Lift out the dipstick to check the oil level, look at the engine for signs of oil or water leaks as well as under the car. Check that the lights, radio, electric windows and other gadgets all work.
● Kick the tyres
Check the tyres for tread and inflation. The car manual should tell you what the ideal tyre pressure should be, and you can use a gauge to check. A simple way to check tread is to insert a 20p coin into one of the tyre’s grooves. The bottom of the coin should nest comfortably in the grooves.
4 – Test drive, test drive, test drive!
You never reallyknow a car until you get behind the wheel and take it for a spin. Check that the driving position is comfortable and that you can operate all the controls easily. This is the only way to get a really good feel for the car and the way it drives.
It’s also important to test the brakes. If it feels spongy, or you hear rubbing noises or feel vibrations or notice the car doesn’t brake in a straight line then there is cause for concern. It’s also important to check the suspension by feeling if the car absorbs bumps in the roads comfortably.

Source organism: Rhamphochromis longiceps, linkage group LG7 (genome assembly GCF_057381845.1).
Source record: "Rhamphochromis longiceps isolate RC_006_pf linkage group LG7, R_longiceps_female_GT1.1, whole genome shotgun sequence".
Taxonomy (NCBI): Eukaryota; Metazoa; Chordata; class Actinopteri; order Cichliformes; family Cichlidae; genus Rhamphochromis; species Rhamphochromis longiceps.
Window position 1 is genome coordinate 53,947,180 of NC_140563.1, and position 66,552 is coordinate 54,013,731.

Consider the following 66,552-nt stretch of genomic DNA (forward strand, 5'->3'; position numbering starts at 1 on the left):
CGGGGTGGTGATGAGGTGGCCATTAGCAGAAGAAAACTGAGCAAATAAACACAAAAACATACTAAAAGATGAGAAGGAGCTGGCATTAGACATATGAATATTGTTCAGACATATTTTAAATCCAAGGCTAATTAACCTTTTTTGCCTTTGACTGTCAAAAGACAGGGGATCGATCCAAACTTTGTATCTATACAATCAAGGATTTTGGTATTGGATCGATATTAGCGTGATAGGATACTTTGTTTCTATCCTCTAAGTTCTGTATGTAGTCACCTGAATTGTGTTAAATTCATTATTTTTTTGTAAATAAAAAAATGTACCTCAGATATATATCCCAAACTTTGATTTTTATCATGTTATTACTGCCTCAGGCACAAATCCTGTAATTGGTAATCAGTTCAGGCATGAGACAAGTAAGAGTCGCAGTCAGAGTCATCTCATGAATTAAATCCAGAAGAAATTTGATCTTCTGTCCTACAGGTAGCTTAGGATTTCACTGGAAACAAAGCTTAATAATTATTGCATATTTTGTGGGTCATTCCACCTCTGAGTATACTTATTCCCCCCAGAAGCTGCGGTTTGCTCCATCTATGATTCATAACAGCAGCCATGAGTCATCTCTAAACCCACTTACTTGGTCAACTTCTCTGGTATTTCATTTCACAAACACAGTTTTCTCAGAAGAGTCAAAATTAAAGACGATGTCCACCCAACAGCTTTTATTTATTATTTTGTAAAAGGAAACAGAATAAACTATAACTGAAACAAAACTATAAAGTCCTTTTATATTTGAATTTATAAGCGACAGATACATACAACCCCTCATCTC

Remember to test drive with your ears as well… Listen out for any unusual noises: squeals or judders when turning the steering wheel, or any rubbing noises while braking. Try all the gears and listen out for any crunching.
Just make sure that you’re insured before doing a test drive.
5 – Be cautious when buying online
If you are buying online as opposed to a dealer then check if the company offers Vehicle Purchase Protection (VPP). Without VPP you could find yourself on your own if anything goes wrong.
6 – You need insurance before you can drive home